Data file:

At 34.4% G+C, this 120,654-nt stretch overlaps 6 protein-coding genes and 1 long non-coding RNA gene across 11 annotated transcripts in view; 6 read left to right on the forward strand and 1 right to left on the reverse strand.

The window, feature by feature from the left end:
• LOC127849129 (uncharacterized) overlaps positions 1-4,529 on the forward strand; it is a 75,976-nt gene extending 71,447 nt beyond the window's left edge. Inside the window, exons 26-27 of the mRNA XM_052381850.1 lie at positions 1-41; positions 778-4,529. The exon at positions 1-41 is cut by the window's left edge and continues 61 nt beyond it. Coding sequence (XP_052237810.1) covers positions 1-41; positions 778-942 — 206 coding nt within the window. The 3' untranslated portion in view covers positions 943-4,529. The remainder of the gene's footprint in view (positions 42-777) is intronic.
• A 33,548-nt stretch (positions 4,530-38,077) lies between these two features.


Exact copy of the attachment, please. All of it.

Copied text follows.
At 34.4% G+C, this 120,654-nt stretch overlaps 6 protein-coding genes and 1 long non-coding RNA gene across 11 annotated transcripts in view; 6 read left to right on the forward strand and 1 right to left on the reverse strand.

The window, feature by feature from the left end:
• LOC127849129 (uncharacterized) overlaps positions 1-4,529 on the forward strand; it is a 75,976-nt gene extending 71,447 nt beyond the window's left edge. Inside the window, exons 26-27 of the mRNA XM_052381850.1 lie at positions 1-41; positions 778-4,529. The exon at positions 1-41 is cut by the window's left edge and continues 61 nt beyond it. Coding sequence (XP_052237810.1) covers positions 1-41; positions 778-942 — 206 coding nt within the window. The 3' untranslated portion in view covers positions 943-4,529. The remainder of the gene's footprint in view (positions 42-777) is intronic.
• A 33,548-nt stretch (positions 4,530-38,077) lies between these two features.